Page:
Henry Hub natural gas futures prices continue to tumble, trading at US$2.16/MMBtu as of 2:30pm EDT Thursday afternoon. Futures have fallen US$0.27/MMBtu from last week and are down over US$3/MMBtu from a year earlier, as an unusually mild winter in both North America and Europe significantly reduced heating demand. US gas production continues to rise, averaging 98.6 Bdf/d in March, up from 98.2 Bcf/d in February. The EIA reports US liquified natural gas (LNG) exports averaged 106 Bcf/d in 2022, up 9% from 2021. US LNG exports to Europe increased 141% (4 Bcf/d) in 2022, compared to 2021, making it the main destination for US LNG exports at 64% (6.8 Bcf/d) of total US LNG exports. The Russian invasion of Ukraine caused natural gas supply challenges in Europe and high global natural gas prices increased demand for US LNG exports. Europe’s LNG import capacity is expected to grow by one-third in 2024. US LNG export plants currently have the capacity to turn 13.8 Bcf/d of gas into LNG.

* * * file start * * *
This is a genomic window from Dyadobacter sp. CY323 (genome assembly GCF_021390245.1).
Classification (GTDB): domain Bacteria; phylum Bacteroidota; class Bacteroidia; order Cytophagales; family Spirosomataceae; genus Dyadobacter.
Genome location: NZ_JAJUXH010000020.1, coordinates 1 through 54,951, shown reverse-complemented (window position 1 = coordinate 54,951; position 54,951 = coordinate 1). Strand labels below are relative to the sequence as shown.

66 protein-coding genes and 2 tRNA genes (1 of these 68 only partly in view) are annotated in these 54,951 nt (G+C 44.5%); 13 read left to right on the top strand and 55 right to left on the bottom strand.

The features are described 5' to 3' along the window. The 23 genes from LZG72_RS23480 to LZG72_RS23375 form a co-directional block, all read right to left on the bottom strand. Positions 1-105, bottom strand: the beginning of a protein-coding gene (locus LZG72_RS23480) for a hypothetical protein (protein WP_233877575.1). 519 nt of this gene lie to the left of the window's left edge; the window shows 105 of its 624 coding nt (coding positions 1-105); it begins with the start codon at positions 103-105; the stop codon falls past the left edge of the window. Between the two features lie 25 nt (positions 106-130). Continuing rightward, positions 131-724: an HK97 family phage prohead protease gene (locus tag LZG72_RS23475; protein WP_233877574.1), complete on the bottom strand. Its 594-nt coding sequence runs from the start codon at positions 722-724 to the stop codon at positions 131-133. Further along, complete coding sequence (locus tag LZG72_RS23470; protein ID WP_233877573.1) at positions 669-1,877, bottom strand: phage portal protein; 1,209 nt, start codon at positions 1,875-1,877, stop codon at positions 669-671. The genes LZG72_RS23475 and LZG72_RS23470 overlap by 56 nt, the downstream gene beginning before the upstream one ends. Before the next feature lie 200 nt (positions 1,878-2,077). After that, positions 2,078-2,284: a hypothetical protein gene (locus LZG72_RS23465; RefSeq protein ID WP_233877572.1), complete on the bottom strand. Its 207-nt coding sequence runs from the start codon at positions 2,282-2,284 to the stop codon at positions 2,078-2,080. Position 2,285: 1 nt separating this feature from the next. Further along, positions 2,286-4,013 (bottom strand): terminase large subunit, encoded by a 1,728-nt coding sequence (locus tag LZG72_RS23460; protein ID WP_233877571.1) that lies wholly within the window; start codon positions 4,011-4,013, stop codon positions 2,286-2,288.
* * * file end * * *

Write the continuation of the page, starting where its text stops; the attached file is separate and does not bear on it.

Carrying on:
The EIA estimated working gas storage was 1,900 Bcf for the week ending March 17th, following an overall withdrawal of 72 Bcf. The pull was slightly below market expectations averaging 76 Bcf, but bullish compared to the five-year average decrease of 45 Bcf. Storage levels are now 36.1% above year-ago levels and, relative to the five-year average, 22.7% greater.

In Canada, the March month-to-date AECO 5a spot rate is C$3.08/GJ, while the month-to-date Dawn Next-Day weighted average index rate is currently C$3.31/GJ. Spot market prices are well below this time last year, after Russia’s invasion of Ukraine impacted global energy markets, and milder weather suppressed demand. Prompt-month futures for AECO are trading at C$2.53/GJ, while Dawn is trading at C$2.92/GJ. Prices have fallen, with week-over-week decreases of $0.15/GJ and $0.32/GJ at AECO and Dawn, respectively. Point Logic reports Canadian natural gas storage for the week ending March 17th was sitting at 356 Bcf, after an overall withdrawal of 18 Bcf. Eastern Canadian storage had a pull of 14 Bcf, while Western Canadian storage had a withdrawal of 5 Bcf. Storage levels are now 65% above prior-year storage levels and 16% greater than the five-year average. Canadian storage is 41% full, with Eastern storage levels now at 42% of capacity and Western storage at 41%. A net withdrawal of 10 Bcf is expected for the week ending tomorrow.

– Karyn Morrison, Energy Advisor

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